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With Android privacy sandbox, Google wants to ditch ad tracking but keep the ads

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On Wednesday, Google announced the start of a multi-year process to overhaul ad tracking on Android phones, moving the mobile platform along a similar path to the one sketched out by Apple’s tracker blocking on iOS last year.

Currently, Android devices are each assigned a unique identifier known as an “advertising ID,” which is used to build a profile of an Android user that developers can use to target in-app ads. But when the new changes are implemented, the advertising ID will be phased out in favor of alternative targeting mechanisms that Google says will be more favorable to user privacy, according to a blog post published Wednesday.

“Today, we’re announcing a multi-year initiative to build the Privacy Sandbox on Android, with the goal of introducing new, more private advertising solutions,” wrote Anthony Chavez, a VP from product management on the Android Security and Privacy team, in the post. “Specifically, these solutions will limit sharing of user data with third parties and operate without cross-app identifiers, including advertising ID. We’re also exploring technologies that reduce the potential for covert data collection, including safer ways for apps to integrate with advertising SDKs.”

Google began adding privacy measures around the advertising ID last year, rolling out changes that let users have their unique identifier removed from the system and overwritten with zeroes once they opted out of being tracked. But the latest steps signal that in the coming years, developers will have to use an entirely different system to tap into data about user preferences.

Details are still unclear as to the exact form that this will take, and Google has said that it will be working with developers to figure out the best approach in the intervening time. An Android developer information page about the Privacy Sandbox currently lists four design proposals, including a topic- and interest-based ad system and an implementation of Chrome’s FLEDGE API to let developers target custom audiences without needing to share user data with third parties.

Though comparisons with Apple’s iOS tracker blocking are clear, Google’s strategy is also substantially different, shaped by priorities dictated both by its business model and by fears of triggering antitrust lawsuits.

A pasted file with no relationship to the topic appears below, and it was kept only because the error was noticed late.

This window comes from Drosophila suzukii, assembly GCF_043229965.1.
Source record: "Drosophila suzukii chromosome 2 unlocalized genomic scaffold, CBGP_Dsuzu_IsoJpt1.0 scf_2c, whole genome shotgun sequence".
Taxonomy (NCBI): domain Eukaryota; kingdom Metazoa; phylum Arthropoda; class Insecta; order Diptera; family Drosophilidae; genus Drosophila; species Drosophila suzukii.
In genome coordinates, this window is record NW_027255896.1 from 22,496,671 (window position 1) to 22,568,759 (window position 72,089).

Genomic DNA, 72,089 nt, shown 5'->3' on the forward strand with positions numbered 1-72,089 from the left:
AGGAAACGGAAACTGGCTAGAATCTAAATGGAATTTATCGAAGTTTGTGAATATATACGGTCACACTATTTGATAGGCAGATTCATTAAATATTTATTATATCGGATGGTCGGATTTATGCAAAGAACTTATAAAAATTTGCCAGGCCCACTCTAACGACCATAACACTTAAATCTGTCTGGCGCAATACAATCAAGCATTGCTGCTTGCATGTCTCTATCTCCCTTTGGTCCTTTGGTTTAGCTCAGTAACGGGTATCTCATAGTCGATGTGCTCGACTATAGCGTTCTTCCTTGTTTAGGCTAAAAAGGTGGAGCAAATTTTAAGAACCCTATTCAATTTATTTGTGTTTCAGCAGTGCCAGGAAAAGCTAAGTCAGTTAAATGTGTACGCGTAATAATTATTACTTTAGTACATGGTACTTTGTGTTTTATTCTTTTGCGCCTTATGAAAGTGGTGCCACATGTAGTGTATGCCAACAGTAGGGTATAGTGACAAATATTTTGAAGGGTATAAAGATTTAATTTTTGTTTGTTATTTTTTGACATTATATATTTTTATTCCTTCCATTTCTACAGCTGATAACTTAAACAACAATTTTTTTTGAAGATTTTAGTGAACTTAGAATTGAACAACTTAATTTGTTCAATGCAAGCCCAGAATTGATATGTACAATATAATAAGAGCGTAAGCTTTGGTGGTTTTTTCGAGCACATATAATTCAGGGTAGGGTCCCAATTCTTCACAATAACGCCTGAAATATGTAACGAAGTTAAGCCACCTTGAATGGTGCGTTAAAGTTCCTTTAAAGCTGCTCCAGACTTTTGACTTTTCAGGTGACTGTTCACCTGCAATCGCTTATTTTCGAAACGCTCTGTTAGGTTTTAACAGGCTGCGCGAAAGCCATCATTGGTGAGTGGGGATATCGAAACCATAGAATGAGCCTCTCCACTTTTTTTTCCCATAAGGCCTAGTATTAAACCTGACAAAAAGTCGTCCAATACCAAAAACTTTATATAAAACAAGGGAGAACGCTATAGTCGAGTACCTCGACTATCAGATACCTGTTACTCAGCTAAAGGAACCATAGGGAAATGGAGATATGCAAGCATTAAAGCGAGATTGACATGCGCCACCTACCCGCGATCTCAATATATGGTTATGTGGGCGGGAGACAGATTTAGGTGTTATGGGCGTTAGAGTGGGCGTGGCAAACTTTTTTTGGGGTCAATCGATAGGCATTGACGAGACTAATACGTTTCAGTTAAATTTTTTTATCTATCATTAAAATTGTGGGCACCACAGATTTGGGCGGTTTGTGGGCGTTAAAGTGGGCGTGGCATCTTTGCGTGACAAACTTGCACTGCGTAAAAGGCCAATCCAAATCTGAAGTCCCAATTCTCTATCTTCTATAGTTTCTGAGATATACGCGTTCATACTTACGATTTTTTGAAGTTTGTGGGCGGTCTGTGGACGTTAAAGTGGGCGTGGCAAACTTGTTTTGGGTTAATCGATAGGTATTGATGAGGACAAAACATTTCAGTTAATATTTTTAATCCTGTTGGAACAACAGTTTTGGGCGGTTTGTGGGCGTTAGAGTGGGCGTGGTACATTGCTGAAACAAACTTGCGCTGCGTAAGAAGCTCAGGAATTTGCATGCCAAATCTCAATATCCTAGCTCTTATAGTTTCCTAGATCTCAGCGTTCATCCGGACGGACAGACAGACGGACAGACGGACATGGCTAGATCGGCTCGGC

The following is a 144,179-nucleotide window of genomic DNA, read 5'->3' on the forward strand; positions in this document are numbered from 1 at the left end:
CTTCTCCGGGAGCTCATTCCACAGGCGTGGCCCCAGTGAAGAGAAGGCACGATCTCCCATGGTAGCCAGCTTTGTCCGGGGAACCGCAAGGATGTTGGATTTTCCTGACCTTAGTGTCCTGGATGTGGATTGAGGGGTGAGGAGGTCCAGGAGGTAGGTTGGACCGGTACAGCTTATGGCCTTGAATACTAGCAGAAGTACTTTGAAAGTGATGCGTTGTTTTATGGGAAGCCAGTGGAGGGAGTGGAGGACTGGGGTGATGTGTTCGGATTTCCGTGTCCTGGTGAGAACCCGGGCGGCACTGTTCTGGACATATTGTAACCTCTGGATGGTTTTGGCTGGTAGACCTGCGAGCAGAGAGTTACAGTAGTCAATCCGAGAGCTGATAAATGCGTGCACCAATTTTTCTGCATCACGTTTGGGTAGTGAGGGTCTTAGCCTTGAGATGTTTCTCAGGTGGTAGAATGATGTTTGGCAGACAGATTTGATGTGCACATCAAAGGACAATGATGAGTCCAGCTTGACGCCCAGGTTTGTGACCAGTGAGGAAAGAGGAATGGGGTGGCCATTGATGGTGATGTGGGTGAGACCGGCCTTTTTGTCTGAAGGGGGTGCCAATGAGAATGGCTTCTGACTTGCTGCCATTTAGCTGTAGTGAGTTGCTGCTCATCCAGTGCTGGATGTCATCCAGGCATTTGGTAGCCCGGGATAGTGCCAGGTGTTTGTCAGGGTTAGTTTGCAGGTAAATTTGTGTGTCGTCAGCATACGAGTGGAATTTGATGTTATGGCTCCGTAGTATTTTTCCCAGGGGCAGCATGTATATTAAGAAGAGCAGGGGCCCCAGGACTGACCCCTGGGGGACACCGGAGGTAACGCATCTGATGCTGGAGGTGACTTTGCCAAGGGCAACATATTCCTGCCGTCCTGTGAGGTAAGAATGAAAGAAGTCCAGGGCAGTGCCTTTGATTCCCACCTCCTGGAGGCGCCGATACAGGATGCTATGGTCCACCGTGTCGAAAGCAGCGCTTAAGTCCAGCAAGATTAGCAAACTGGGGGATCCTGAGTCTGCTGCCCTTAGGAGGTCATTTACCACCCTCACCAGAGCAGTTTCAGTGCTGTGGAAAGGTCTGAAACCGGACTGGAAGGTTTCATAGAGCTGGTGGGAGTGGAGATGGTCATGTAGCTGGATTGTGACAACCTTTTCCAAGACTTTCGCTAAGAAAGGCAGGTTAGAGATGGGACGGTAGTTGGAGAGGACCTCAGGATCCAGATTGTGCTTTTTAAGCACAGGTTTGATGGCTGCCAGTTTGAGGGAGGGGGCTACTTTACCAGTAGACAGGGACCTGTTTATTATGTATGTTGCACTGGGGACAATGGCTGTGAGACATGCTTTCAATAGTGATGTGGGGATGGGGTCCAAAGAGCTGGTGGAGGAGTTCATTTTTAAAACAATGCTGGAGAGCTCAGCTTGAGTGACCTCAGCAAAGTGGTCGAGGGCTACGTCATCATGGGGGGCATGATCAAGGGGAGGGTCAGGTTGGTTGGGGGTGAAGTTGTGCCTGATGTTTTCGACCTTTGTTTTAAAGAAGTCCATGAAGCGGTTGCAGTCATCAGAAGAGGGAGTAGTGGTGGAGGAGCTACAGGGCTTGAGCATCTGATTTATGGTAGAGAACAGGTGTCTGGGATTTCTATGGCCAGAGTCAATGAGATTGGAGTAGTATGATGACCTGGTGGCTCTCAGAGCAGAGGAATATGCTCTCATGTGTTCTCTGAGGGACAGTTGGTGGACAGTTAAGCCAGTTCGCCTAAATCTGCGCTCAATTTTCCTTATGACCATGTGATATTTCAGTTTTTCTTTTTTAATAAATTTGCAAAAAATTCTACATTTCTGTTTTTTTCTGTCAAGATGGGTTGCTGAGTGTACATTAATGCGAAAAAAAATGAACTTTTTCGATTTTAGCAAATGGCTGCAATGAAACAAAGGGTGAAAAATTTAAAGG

The privacy measures introduced in iOS 14.5 — named App Tracking Transparency — forced apps to ask users for explicit permission to track activity across other companies’ apps and websites, with a dialogue box prompting users to either “Allow” or “Ask App Not to Track.” Notably, Apple introduced its own ad-targeting system shortly after the change.

Apple’s willingness to unilaterally impose such a sweeping change caused shockwaves in the tech industry, much of which is based on targeted advertising. The implementation of the changes had an enormous impact on revenue at Facebook, Snapchat, and YouTube, which is owned by Google’s parent company.

Google’s primary source of revenue is its enormously profitable digital ad business — one that brought the company $61 billion in the last quarter of 2021. The company is currently facing an antitrust lawsuit alleging unfair practices in the way it runs digital ad auctions. With accusations of an ad monopoly already on the table, it’s unlikely that Google would pull the plug on competitors’ ability to run effective ads on Android, and it would almost certainly be hit with more antitrust lawsuits if it did so. And the fact that it owns YouTube, which operates on an ad-supported model and benefits from some of Google’s infrastructure, only adds another potential pitfall if the parent company takes steps that appear to disadvantage competition.

So far, Google has been presenting the changes as a way to keep the good parts of digital advertising while removing some of the bad. In a call with journalists on Tuesday, Chavez argued that overly broad ad blocking actually leads to worse privacy outcomes because advertisers resort to more insidious forms of tracking like browser fingerprinting.

“We’ve seen approaches that restrict existing tools without providing an effective and privacy-preserving path have real downsides,” Chavez said in the call. “We believe that ad blocking without thoughtful planning can lead to worse outcomes for everyone.”

By proactively defining safe and permissible forms of advertising, Chavez said, Google is ensuring solid revenue streams for developers and robust privacy for Android users, a deal presented as the best of both worlds.

But for a privacy-conscious Android user, it might be better framed as the “lesser of two evils.” On the product call, there was much talk from Google about collaborating with industry on the privacy sandbox solution and less mention of taking user preference into account; when pushed on this point, Chavez insisted that Google believed the sandbox solution was “what users wanted” but did not expand much beyond that.

So far, response from the makers of popular Android apps has been positive, especially in comparison with the pushback against Apple’s iOS changes. A press release from Google quotes endorsements from Snap, Activision Blizzard, Duolingo, and others, many of which praise the company for involving third-party developers early on in the process.

Reached for comment, Facebook directed The Verge to a statement posted on Twitter by Graham Mudd, a VP of product marketing at the company.

“Encouraging to see this long-term, collaborative approach to privacy-protective personalized advertising from Google,” Mudd said. “We look forward to continued work with them and the industry on privacy-enhancing tech through industry groups.”





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